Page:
29th Nov 2023


What's the point of the OSCE if everyone just ignores it?

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You are the ambassador of a country accredited to an international organisation, say the Organization for Security and Co-operation in Europe (OSCE). You have an expensive office in central Vienna, a team of qualified colleagues, a pleasant residence, a limousine and other perks that come with the job. People who don't know diplomacy are convinced that you do a very important job for your government, that you engage in important high-level international politics — which, of course, justifies all these expenses.

They are wrong.

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  • The Organization for Security and Co-operation in Europe is not some NGO or opposition party

OSCE officials are doing a lot of relevant things, but the governments paying for the organisation and sending their diplomats to attend its permanent Council in Vienna's Hofburg Palace, do not make much use of that work. They are in the organisation out of inertia, path dependency and a vague sense that its mission — trying to ensure peace and security on the European continent — is a useful one.

What makes me so critical? Quite simply that a lot of what the organisation is doing and saying is being ignored.

Exhibit 1: Turkey's presidential election

President Recep Tayyip Erdoğan got the best out of the process by making it look competitive, with all the legitimacy that flows from that, while at the same time controlling the unfair process sufficiently to make sure he would win.

In so doing, he adopted a winning strategy regularly followed by competitive authoritarian regimes that I have described here.

The one organisation that clearly highlighted the serious flaws in the elections was the OSCE.

And yet, few people noticed. The governments that spend all that money on the OSCE? They shrugged and sent congratulatory telegrams to Erdoğan regardless.

Exhibit 2: Hungary

On two occasions, the OSCE has found that its elections violated international norms for democratic elections. The reaction of other EU member states and EU bodies?: none.

The OSCE is not some NGO or opposition party. It is an international organisation in which Turkey and Hungary participate. They have agreed to honour commitments for democratic elections and invited OSCE observers to evaluate whether these commitments were met.

In other words, you cannot get a more authoritative opinion.

I could list many more OSCE reports on elections and other human rights issues that resulted in shrugging, ignoring and silence.

The situation with the Council of Europe, the continent's pre-eminent human rights body, is similar. Its human rights court in Strasbourg receives a large number of cases from across Europe and passes many judgements.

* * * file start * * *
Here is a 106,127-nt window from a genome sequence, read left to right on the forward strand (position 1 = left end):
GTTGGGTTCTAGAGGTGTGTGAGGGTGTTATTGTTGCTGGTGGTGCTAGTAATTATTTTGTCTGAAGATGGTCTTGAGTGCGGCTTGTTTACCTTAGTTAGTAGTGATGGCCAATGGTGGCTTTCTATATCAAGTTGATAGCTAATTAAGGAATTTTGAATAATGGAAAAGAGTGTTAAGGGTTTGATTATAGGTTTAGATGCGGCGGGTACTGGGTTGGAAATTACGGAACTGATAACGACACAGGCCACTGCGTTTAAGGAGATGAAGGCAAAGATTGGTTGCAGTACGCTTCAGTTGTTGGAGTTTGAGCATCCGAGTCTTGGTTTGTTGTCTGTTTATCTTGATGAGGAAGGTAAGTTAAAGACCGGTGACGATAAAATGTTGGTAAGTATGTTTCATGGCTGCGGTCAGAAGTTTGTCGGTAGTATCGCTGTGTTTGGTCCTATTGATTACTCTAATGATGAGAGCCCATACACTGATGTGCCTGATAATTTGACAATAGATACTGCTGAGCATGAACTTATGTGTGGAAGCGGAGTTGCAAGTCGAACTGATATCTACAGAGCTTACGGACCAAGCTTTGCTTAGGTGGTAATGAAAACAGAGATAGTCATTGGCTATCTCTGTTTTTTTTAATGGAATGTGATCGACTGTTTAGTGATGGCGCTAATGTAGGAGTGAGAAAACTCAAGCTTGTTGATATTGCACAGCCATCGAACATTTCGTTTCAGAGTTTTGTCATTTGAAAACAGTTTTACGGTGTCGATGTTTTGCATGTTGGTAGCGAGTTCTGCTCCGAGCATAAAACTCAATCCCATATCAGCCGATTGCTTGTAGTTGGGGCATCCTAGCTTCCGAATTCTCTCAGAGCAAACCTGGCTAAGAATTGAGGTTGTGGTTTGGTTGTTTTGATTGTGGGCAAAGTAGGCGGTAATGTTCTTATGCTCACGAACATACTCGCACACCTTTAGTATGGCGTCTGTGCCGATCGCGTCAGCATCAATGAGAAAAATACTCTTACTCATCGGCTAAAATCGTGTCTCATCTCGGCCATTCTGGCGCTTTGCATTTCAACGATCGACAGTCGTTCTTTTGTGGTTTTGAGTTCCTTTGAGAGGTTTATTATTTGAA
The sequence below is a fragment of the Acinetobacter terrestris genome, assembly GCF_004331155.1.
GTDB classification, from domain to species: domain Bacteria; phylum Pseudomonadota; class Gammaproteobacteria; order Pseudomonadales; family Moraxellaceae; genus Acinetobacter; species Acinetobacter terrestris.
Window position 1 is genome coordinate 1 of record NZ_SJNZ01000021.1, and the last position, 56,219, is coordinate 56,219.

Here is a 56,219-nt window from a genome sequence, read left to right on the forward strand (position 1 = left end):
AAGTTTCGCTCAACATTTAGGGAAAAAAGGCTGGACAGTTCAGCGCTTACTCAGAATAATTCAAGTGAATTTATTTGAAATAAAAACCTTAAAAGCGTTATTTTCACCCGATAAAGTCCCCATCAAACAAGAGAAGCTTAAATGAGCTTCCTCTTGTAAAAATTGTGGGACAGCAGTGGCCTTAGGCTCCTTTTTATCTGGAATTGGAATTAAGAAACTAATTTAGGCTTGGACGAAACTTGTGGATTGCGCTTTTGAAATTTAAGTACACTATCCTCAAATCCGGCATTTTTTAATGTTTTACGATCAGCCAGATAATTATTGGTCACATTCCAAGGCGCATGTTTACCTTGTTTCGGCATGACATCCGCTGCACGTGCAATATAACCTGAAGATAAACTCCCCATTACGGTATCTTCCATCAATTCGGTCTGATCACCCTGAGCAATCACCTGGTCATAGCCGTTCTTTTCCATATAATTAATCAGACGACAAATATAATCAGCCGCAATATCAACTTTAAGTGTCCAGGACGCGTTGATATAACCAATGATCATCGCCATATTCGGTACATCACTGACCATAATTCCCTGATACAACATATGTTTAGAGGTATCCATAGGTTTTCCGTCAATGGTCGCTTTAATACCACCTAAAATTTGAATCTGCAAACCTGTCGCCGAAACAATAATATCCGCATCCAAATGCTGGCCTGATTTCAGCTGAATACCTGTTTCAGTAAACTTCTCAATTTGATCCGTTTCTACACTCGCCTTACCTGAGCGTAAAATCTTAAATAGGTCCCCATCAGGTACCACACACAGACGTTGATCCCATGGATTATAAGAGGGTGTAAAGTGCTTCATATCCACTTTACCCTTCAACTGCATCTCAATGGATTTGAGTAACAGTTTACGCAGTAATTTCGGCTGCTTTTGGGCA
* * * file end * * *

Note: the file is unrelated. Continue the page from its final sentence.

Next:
But governments regularly ignore them.

My organisation, Democracy Reporting International, working with the NGO European Implementation Network, studied the implementation of its case law and found that many states simply do not implement important judgements.

The court can do little about this. It has no police or bailiffs to enforce its judgements. Not surprisingly, Hungary is a leader in non-implementation of judgements affecting the functioning of the rule of law.

In 2016, for example, the court found that the new Fidesz government had unlawfully dismissed the president of the Supreme Court, judge András Baka. He was fired because he had expressed concerns that legal changes would endanger judicial independence.

What has Fidesz done in the last eight years to implement the judgement? Nothing.

Beyond cases like Hungary, or Poland, where the ruling party has created a rule of law chaos, we also found other, less obvious, governments lagging behind in implementation.

One of these is Finland, which despite having one of the strongest rule of law systems in the world, has been particularly passive, not implementing some important judgements for over a decade.

What needs to be done? The OSCE, the Council of Europe and similar organisations are effective when they are taken seriously. Governments can spend as much money as they want on them. But if they treat their work as secondary bureaucratic-technical processes that do not affect policy, the money is wasted.

For this situation to improve there needs to be a sea-change in the perception that democracy and human rights in other European states matters to all. It matters for our long-term security.

The Russian-Ukrainian war should have made this obvious, as I argued earlier here. It also matters for decision-making in the EU, because all governments in the EU make laws for the whole Union.

And, of course, it matters to people whose rights have been violated. People like judge Baka. What happened to him served to intimidate other Hungarian judges who learned that disagreeing with the government could cost them their jobs.

And that, in turn, affects all Hungarian citizens who seek judicial redress, as well as asylum-seekers or companies that invest in Hungary. It is because of these snowball effects that the case of judge Baka is so important.

For there to be a renaissance of these security and human rights bodies, governments — especially democracy-friendly ones — need to take them seriously, engage with them, talk about them, use their findings for policy-making.

If an OSCE election observation mission finds that an EU member state does not hold democratic elections, this should be treated as an EU emergency. And EU member state governments must lead by example and implement decisions of these bodies at home.

Author bio

Michael Meyer-Resende is the executive director of Democracy Reporting International, a non-partisan NGO in Berlin that supports political participation.


The views expressed in this opinion piece are the author's, not those of EUobserver.


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